Merck snatches Idenix for $3.8B as it watches Sovaldi gobble up market

Gilead's Sovaldi--Courtesy of Gilead

Sovaldi's runaway success looms large over Merck's ($MRK) decision to ante up $3.8 billion to buy Idenix Pharmaceuticals ($IDX), which has three hepatitis C drugs in early stage development. While Gilead's ($GILD) hep C drug is first to market, it has also given an early peek at just how large the market is and how extensive it will be for years to come, an opportunity Merck hopes to exploit by acquiring more hep C firepower.

Merck, which has its own promising drug combo in the works for treating hep C, said it wants Cambridge, MA-based Idenix to round out its offerings in the category. As RBC Capital Markets analyst Michael Yee pointed out to clients today, the Idenix drugs will not be to market for several years. But he also said the Merck decision validates just how extensive that market is.

Yee said he spoke with Merck R&D chief Roger Perlmutter last week. Perlmutter "suggested to us the hep C market is significant over the long run and the system cannot treat millions of patients over the next few years, so these players all agree there is a significant opportunity for a long time."

Government estimates put the number of patients with hep C in the U.S. at about 3.2 million. But worldwide, an estimated 150 million patients need treatment. And Gilead and Merck are certainly not the only drugmakers with big plans for hepatitis C, a field that is being transformed by oral, interferon-free therapies. AbbVie ($ABBV) and Bristol-Myers Squibb ($BMY) are also getting ready to launch rival products.

Roger Perlmutter

Merck CEO Ken Frazier has said it will be those companies that have the best drugs that will benefit over the long haul. Perlmutter said in a statement today, "Idenix's investigational hepatitis C candidates complement our promising therapies in development and will help advance our work to develop a highly effective, once-daily, all oral, ribavirin-free, pan-genotypic regimen that has a duration of treatment as short as possible for millions of patients in need around the world."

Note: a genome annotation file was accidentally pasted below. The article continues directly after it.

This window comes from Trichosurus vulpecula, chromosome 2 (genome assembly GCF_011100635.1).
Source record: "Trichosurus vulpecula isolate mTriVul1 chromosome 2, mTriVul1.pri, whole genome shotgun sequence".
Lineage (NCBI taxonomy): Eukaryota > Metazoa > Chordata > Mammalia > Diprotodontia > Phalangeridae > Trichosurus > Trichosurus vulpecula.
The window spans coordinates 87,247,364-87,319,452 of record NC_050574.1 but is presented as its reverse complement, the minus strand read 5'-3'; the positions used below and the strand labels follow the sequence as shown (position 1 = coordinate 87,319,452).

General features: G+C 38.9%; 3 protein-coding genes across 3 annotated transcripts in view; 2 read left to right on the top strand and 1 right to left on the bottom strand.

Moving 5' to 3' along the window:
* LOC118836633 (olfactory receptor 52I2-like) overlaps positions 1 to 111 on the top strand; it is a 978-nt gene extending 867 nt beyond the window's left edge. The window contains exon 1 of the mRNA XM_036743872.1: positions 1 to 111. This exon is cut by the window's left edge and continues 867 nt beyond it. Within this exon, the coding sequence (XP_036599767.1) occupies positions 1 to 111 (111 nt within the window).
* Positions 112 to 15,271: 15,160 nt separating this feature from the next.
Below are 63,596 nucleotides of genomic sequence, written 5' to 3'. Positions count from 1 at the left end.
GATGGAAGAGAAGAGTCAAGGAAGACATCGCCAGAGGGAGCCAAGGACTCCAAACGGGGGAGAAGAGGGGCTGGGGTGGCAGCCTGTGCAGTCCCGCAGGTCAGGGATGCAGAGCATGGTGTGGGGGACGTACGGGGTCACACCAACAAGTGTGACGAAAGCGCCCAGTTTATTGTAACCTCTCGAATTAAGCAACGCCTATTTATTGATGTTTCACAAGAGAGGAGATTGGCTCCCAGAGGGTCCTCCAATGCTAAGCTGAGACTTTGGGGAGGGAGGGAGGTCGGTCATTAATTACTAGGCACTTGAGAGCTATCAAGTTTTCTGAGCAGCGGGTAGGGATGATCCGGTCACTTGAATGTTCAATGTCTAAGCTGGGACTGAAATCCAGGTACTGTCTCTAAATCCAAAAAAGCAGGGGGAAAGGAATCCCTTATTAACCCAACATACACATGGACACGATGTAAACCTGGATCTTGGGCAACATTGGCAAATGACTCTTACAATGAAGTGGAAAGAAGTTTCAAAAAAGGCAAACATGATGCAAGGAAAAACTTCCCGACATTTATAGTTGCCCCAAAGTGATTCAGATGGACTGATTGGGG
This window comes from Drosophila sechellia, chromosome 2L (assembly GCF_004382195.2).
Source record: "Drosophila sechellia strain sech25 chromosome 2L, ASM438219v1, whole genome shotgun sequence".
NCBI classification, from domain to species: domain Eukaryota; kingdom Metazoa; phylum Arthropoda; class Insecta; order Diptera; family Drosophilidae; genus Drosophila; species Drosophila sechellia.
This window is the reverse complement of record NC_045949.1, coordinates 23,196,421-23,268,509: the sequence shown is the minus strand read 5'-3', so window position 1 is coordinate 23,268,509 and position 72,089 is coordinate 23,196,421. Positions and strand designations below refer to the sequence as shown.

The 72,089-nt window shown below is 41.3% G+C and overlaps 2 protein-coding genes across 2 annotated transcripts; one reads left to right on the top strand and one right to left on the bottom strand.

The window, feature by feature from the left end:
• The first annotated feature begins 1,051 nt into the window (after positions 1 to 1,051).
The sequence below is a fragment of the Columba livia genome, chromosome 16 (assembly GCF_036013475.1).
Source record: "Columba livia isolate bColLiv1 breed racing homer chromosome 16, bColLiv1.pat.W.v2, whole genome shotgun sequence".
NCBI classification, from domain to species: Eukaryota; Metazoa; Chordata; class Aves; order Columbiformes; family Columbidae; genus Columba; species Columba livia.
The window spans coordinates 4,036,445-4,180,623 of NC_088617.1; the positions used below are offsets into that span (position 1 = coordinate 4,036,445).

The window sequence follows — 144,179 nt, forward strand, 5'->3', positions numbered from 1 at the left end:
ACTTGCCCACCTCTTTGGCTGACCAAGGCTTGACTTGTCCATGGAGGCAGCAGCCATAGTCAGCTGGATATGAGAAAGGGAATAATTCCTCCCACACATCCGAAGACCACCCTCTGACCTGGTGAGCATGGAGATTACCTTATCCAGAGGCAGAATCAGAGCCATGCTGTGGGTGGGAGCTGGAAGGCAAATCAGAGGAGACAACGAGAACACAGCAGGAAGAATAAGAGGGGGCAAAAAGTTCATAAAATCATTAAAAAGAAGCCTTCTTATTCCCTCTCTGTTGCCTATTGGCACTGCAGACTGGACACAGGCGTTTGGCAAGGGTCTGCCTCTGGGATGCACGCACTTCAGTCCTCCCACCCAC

In Yee's mind, Gilead's Sovaldi not only was first to market but also has the potential to capture 50% of that global market. Its ability to cure patients of the disease in 12 weeks, preventing the need for liver transplants in some cases, has made it a coveted drug, no matter its $84,000 treatment cost in the U.S. And he thinks that Merck's decision to pay $3.8 billion for Idenix suggests that Merck is not sure its current offering can match Sovaldi's ability to treat different subtypes and cure the disease as quickly as Gilead's drug. The buyout, Yee said in his research, suggests "Merck currently does not have a pan-genotypic regimen to go after GT2/3 and a G1 regimen that can get down to 8 weeks like Gilead has."

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